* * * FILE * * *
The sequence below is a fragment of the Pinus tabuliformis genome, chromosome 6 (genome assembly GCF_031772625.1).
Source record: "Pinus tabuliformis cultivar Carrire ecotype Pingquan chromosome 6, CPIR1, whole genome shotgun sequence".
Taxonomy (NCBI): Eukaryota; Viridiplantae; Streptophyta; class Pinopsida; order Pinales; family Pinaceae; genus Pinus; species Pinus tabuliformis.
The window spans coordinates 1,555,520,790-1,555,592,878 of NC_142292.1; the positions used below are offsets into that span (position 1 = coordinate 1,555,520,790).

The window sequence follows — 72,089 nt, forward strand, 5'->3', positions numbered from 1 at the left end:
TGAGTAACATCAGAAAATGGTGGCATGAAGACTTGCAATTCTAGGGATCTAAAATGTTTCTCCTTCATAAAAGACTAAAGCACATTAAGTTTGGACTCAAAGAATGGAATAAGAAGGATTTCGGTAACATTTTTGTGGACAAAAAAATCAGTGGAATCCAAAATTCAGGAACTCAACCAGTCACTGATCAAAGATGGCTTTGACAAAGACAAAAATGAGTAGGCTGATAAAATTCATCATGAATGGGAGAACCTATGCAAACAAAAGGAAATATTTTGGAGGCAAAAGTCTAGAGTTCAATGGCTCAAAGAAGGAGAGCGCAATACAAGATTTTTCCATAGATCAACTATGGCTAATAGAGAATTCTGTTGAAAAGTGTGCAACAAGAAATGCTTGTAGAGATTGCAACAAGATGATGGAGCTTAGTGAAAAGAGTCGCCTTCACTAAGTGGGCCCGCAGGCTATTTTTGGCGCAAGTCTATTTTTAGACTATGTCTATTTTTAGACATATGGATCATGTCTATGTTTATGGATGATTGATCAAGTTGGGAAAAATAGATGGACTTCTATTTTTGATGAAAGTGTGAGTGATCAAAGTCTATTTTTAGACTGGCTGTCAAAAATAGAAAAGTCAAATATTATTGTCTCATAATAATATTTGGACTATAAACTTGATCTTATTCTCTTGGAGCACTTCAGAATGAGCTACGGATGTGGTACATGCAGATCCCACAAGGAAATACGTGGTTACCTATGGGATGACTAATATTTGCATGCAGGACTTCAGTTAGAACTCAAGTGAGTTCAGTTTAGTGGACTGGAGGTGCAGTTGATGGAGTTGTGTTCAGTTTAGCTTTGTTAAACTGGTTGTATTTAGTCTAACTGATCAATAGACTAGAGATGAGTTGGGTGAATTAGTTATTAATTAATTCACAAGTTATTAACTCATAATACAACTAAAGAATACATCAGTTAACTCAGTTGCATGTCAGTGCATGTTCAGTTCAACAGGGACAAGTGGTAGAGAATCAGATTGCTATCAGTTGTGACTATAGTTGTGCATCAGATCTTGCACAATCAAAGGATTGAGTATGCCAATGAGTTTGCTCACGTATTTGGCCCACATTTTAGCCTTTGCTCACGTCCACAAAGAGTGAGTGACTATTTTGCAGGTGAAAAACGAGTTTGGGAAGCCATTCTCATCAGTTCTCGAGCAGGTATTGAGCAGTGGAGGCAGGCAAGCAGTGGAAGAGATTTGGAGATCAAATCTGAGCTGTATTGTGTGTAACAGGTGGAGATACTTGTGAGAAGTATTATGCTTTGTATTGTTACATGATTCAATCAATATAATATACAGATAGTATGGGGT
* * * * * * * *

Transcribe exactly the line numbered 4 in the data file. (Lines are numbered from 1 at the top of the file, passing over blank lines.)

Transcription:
The window spans coordinates 1,555,520,790-1,555,592,878 of NC_142292.1; the positions used below are offsets into that span (position 1 = coordinate 1,555,520,790).